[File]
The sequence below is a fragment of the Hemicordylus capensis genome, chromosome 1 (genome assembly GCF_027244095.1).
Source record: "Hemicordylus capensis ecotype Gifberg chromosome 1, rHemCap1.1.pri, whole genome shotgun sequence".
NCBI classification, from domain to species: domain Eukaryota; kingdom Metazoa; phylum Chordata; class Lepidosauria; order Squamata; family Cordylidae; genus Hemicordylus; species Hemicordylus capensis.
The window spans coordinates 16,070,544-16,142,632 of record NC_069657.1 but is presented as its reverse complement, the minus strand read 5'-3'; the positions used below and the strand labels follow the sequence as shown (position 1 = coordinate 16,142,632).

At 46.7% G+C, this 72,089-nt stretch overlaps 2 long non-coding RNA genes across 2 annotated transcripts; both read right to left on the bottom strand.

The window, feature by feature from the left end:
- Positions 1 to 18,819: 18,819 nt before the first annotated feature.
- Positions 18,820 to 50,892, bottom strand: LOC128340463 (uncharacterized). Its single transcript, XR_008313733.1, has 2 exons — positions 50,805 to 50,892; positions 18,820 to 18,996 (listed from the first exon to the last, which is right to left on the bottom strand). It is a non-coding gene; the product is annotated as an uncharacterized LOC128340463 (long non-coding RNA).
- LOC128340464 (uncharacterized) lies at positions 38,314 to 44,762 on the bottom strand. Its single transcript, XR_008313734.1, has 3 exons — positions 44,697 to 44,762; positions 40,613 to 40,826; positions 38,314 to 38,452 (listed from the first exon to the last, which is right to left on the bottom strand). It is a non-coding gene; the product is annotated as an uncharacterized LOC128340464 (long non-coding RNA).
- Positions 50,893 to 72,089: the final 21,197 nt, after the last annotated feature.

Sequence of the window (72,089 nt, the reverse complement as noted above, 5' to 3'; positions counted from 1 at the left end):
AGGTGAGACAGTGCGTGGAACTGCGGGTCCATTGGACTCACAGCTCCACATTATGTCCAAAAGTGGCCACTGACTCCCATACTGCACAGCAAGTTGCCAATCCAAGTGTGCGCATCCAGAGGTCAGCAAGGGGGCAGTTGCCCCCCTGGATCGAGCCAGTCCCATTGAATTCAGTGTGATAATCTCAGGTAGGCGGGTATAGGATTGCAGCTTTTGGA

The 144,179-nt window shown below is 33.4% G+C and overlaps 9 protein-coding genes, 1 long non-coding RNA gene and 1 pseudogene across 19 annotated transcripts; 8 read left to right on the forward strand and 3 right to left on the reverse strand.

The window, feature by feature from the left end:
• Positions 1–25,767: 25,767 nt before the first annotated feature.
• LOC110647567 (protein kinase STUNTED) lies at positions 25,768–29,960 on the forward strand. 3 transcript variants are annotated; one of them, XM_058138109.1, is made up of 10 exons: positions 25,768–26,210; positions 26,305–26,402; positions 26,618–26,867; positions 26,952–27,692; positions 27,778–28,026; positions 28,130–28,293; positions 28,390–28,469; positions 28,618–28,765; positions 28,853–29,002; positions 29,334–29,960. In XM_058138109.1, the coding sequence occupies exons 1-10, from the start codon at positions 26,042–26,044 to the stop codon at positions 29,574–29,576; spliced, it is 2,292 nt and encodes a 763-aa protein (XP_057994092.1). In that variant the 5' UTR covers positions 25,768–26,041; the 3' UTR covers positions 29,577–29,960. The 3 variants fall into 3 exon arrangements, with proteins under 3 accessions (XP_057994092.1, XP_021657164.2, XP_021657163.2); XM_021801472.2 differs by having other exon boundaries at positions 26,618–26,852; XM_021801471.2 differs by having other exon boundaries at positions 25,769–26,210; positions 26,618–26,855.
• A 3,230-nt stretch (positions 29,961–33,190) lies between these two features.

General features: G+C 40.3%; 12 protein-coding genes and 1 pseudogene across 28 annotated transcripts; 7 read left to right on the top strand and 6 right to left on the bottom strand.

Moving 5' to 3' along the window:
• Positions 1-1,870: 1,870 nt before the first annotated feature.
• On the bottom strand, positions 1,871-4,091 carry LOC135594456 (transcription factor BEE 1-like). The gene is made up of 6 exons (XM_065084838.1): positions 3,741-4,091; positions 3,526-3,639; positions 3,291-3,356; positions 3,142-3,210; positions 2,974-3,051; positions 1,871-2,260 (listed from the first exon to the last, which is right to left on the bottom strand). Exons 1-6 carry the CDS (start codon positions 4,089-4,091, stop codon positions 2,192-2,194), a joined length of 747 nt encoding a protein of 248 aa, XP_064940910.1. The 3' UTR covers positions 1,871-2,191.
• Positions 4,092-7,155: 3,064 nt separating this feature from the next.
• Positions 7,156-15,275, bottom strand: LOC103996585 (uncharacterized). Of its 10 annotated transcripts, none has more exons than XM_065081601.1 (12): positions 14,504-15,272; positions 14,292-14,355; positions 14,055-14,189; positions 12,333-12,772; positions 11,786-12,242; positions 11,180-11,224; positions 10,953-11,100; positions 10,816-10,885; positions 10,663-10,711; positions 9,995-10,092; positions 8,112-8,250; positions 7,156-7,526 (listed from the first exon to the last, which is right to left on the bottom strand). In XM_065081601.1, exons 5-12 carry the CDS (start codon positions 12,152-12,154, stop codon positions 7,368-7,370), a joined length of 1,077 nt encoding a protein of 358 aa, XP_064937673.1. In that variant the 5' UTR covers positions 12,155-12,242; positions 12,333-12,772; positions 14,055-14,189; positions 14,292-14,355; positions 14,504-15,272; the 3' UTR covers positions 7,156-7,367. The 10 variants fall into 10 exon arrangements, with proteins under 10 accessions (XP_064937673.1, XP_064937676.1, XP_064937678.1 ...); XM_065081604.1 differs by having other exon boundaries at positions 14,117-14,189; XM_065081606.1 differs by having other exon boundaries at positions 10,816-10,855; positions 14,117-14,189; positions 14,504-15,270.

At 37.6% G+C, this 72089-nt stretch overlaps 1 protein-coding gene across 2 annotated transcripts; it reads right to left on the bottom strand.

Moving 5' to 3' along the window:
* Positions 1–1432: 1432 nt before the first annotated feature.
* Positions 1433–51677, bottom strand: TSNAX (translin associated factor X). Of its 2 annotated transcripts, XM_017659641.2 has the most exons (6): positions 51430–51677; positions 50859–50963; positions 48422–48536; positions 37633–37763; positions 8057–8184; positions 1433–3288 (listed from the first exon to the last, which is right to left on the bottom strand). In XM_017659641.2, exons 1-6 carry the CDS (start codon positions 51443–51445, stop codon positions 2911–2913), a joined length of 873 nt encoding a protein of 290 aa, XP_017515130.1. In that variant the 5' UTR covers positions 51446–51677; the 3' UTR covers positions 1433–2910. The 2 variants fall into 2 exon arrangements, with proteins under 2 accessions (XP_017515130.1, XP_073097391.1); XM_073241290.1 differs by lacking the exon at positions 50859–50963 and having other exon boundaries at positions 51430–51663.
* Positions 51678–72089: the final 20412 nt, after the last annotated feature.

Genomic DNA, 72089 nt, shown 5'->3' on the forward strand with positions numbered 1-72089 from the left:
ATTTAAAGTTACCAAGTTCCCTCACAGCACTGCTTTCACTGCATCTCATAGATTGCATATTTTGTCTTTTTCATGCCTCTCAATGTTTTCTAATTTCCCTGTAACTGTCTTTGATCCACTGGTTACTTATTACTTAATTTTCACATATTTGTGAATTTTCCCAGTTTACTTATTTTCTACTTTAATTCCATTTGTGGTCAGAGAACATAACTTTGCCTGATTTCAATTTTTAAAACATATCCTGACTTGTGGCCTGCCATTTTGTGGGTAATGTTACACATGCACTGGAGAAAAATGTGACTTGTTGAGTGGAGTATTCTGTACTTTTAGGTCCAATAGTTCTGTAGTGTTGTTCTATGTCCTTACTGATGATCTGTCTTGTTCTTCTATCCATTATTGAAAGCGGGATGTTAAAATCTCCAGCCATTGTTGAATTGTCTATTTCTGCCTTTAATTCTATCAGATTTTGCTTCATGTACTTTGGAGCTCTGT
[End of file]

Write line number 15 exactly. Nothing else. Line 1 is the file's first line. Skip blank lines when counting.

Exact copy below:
• Positions 1–25,767: 25,767 nt before the first annotated feature.